I’m ever so grateful for exploring the Patagonia region and I know one day I’ll turn to those breathtaking peaks, but in all honestly after weeks of bone-chilling coldness, I was ready for some sunshine.
Originally Ryan and I planned to visit a few Argentinean cities on the way to Buenos Aires [Bariloche, El Bolsón, Mendoza], but when acquiring bus prices we realized we could not afford. For a 24hr bus to Bariloche about a third of the way to BA it would cost us $150 each. Absolutely insane. Due to this country’s always rising inflation and recent highway taxes Argentina may have the priciest buses on the planet! We wanted to hitchhike but that meant patience and the possibility of getting stranded in the cold. We didn’t have a tent nor sleeping bags nor cooking equipment so in the end we opted to pay $205 to fly from El Calafate to Buenos Aires.
We rarely time our adventures right. We arrive after a music festival, after Caranval celebrations, in off season, etc, but somehow we managed end up in Buenos Aires on the perfect weekend. Revolución de Mayo celebrates the beginning of Argentina’s independence and its first government. 200 years later it has turned in to a weekend to support political parties and demonstrate Argentina’s top exports. Just across from our hostel, the holiday set up a free festival full of local eats, music, handicrafts and more for all the public to experience. From Friday to Monday we spent hours wandering the streets, listening to great bands, drinking $3 bottles of wine, and we even had the opportunity to hear President Cristina Fernandez speak that finished with a fantastic firework display.
While hiking to Machu Picchu via the Inca Jungle trek [link here to this adventure] we made friends with three Argentinean brothers who made us laugh to the point of tears everyday. We couldn’t wait to spend time with them in their country and we were luckily enough to see them a few times. Fernando picked us up from the airport upon arriving and even when our flight was changed to the farther airport outside the city he still refused to allow us to take a cab. That Friday night they invited us to their home in the Palermo neighborhood and cooked a vegan meal especially for us. We ate, drank [wine, beer, Fernet, and scotch], caught up, and went out for a night of salsa. The guys had me spinning and laughing on the dance floor for hours and even though we might have been the worst dancers in the club and we had the most fun. That Sunday I met Fernando for a kayak trip on Río Tigre. Their family belongs to a rowing club where they store kayaks and can access the river at anytime. It was a splendid escape from the big city and we chatted as we rowed through back waters and inlets of the river. And for our final night with the three stooges we caught a live Peña show shared beers and said our g’byes. The last night before leaving we met with Ignacio for a late night meal and a final farewell. Writing this makes me miss them more and I hope we reunite sooner than later.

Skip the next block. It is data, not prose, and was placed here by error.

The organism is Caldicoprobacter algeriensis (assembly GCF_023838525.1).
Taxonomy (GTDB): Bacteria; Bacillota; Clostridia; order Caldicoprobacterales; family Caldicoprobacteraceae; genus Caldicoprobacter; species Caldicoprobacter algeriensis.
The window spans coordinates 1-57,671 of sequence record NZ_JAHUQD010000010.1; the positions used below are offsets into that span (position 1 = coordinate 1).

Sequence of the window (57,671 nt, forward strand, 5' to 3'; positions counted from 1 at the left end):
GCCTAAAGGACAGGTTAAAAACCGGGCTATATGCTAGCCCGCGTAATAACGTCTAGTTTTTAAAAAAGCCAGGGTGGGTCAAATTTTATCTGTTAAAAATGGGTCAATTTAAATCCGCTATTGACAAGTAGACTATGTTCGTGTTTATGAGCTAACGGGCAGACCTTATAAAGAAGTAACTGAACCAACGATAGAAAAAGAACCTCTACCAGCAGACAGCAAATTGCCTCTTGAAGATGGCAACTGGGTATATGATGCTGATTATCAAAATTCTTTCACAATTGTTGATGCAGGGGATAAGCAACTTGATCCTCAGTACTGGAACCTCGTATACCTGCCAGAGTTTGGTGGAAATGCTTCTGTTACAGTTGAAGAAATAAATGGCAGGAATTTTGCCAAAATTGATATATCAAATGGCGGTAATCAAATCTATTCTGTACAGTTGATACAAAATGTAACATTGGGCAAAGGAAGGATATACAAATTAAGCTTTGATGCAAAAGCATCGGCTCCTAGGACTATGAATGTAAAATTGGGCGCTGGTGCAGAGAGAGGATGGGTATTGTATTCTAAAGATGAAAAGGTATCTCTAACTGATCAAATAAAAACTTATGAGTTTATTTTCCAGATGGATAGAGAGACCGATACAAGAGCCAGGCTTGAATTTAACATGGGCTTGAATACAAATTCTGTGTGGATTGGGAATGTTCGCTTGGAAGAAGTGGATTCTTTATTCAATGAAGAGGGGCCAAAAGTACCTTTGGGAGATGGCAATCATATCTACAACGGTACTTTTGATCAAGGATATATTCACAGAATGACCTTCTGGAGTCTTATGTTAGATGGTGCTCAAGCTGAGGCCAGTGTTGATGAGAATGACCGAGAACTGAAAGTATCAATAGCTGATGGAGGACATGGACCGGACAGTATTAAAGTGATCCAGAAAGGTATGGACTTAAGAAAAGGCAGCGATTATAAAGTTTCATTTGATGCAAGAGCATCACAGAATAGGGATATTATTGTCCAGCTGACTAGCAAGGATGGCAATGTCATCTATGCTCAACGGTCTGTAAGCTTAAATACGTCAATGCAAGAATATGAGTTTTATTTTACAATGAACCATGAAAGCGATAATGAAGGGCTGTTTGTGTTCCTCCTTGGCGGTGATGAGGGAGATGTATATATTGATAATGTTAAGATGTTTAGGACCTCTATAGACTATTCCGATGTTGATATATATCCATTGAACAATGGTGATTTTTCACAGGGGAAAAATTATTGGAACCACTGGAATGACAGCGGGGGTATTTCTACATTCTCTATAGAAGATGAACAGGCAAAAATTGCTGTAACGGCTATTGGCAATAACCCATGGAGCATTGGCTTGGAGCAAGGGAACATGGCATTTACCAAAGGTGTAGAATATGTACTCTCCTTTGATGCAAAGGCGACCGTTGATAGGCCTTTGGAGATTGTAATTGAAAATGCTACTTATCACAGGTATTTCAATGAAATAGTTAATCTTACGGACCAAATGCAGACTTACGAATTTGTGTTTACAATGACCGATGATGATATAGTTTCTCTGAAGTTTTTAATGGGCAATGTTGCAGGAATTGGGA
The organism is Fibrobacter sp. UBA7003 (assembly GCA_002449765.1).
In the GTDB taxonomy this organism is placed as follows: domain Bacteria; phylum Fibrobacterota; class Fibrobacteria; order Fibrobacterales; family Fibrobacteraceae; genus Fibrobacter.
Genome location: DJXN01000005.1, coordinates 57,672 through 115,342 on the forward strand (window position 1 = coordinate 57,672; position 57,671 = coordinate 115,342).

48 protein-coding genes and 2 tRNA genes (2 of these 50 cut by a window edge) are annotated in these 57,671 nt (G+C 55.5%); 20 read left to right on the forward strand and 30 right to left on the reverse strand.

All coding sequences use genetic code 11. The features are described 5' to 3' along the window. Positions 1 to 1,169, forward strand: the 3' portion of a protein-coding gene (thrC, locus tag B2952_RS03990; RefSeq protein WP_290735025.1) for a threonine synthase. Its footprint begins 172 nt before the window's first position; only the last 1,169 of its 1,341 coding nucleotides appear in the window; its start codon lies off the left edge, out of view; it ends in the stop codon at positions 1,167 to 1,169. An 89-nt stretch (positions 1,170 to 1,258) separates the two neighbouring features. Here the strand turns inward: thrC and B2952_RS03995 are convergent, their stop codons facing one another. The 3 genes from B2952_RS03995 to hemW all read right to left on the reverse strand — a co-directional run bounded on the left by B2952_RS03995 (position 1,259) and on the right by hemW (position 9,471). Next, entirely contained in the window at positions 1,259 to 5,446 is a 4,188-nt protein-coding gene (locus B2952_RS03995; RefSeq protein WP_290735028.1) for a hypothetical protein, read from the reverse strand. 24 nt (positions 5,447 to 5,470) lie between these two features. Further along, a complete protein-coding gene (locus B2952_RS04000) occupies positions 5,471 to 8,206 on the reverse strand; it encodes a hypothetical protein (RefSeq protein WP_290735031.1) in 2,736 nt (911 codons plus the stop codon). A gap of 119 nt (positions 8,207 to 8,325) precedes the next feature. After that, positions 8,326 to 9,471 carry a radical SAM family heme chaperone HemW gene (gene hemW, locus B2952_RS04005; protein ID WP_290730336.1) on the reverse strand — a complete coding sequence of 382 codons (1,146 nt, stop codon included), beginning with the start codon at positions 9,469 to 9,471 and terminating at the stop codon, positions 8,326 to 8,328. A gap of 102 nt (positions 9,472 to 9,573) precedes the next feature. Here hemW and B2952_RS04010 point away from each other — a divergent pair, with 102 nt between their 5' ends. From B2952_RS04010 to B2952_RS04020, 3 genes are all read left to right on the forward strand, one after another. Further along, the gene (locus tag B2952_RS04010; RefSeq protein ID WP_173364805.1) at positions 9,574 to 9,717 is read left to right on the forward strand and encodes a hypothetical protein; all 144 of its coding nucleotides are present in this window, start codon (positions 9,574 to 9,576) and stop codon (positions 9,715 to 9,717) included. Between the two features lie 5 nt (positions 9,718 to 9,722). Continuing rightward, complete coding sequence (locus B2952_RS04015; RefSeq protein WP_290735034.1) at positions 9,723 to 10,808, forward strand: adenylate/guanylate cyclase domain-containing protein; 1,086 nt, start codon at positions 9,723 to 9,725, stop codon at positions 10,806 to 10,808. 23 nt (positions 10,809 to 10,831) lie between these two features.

[us entering Machu Picchu after a long, wet sunrise stair climb]
Before coming to South America, I made Ryan promise we’d catch a proper fútbol match. While in England I had tickets to a game, but I had the shit luck of strange, strong winds that resulted in a postponement. I had to find a way to a game in Buenos Aires and I refused to pay $100 for the tourist package. Thankfully our local friends shared River Plate’s [one of BA’s team] website where we could join the club to gain access to tickets. In the end we paid $35 each in the stands with the passionate fans and even got our own fan cards with our names printed on. It was an incredible experience and although we never actually sat, and we weren’t allowed to drink, we fucking loved the energy at the stadium. We laughed and cheered for River Plate and pretended to sing the chants with our neighboring fans. When our team won we continued to sing with shit grins on our face and we all exited the stadium applauding. A true South American tradition that I’m beyond happy to have enjoyed.
After two weeks, it was time to say g’bye to BA. We laugh that we stayed so long because it was too expensive to leave, but thanks to a bit of research I found where the locals book their buses and we ended up with a 24hr bus ride to the northwest desert of Argentina for half the price most tourists pay. So cheers to a wonderful time in a lovely city with great friends, but onward we go to the sun and the sand.
[fierce Boca kitty]
[Bond Street, a open mall filled with tattoo and skate shops (Ryan’s dream) where graffiti is allowed on every inch of space]